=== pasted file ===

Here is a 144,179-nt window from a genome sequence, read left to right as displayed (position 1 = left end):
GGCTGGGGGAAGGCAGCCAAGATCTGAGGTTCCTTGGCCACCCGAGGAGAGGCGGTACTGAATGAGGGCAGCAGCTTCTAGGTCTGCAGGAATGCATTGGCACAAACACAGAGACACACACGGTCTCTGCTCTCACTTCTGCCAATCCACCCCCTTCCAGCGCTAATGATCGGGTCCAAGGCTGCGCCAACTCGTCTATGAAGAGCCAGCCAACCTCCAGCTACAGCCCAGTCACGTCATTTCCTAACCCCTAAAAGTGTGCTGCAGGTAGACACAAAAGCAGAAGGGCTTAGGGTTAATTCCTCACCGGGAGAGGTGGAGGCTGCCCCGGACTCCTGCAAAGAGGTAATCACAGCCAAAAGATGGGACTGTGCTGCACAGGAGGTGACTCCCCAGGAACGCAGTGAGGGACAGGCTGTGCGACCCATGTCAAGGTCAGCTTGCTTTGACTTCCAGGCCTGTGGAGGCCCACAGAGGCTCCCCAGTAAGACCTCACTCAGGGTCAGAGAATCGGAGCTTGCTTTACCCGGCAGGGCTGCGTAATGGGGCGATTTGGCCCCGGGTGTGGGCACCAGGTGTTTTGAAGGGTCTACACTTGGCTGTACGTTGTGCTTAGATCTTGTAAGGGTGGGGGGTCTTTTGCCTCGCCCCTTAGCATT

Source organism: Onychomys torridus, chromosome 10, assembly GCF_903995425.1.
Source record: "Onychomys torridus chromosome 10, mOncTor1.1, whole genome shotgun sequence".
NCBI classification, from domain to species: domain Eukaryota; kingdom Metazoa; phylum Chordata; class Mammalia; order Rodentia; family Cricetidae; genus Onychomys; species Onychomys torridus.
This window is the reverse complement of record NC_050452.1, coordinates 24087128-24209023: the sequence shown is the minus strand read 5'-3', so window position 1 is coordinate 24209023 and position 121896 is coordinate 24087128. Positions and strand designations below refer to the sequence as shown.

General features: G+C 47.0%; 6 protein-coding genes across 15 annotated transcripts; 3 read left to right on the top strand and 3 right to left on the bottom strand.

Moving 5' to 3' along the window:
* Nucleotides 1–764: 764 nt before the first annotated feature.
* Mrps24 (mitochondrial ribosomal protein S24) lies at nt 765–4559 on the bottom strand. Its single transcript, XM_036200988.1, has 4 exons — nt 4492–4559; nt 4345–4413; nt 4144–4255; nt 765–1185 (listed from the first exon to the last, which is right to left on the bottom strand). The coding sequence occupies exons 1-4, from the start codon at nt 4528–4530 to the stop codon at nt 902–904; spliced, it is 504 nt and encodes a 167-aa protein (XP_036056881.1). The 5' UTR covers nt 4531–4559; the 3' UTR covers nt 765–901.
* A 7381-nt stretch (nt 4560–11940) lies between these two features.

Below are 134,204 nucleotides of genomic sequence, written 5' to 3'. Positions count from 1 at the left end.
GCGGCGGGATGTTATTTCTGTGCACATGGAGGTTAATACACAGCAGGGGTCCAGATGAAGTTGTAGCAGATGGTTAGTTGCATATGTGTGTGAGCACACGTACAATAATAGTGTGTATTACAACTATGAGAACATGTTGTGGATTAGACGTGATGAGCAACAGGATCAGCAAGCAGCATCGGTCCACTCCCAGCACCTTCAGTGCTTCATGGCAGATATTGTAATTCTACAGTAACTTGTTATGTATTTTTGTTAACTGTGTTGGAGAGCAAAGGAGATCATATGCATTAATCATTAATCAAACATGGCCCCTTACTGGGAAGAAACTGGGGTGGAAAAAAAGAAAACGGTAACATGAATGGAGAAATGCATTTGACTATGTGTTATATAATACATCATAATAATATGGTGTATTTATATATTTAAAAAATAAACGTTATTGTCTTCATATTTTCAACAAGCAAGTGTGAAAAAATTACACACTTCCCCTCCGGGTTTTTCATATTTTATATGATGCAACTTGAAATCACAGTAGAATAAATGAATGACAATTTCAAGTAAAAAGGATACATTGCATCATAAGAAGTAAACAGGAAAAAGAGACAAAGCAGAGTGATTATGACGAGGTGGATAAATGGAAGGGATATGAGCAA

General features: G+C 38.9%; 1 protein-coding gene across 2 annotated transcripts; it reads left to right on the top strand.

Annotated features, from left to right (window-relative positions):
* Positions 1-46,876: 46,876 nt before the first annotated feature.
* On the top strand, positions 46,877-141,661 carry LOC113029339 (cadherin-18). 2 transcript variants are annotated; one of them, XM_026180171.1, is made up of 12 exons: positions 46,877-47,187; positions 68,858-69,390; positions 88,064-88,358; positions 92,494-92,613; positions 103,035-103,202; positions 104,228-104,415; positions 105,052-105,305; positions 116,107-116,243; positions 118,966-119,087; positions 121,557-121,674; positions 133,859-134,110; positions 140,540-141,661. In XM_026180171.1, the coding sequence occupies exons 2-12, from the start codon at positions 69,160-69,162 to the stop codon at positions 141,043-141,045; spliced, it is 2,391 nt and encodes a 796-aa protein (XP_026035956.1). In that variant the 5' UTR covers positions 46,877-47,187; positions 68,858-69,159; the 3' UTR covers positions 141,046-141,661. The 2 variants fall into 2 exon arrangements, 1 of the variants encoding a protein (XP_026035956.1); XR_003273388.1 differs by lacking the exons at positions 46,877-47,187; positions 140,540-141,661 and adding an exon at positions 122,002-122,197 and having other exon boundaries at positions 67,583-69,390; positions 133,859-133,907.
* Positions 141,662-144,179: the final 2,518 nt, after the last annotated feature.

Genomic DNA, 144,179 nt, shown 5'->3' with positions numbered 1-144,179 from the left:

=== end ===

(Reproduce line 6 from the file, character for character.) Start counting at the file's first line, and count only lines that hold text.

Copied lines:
This window is the reverse complement of record NC_050452.1, coordinates 24087128-24209023: the sequence shown is the minus strand read 5'-3', so window position 1 is coordinate 24209023 and position 121896 is coordinate 24087128. Positions and strand designations below refer to the sequence as shown.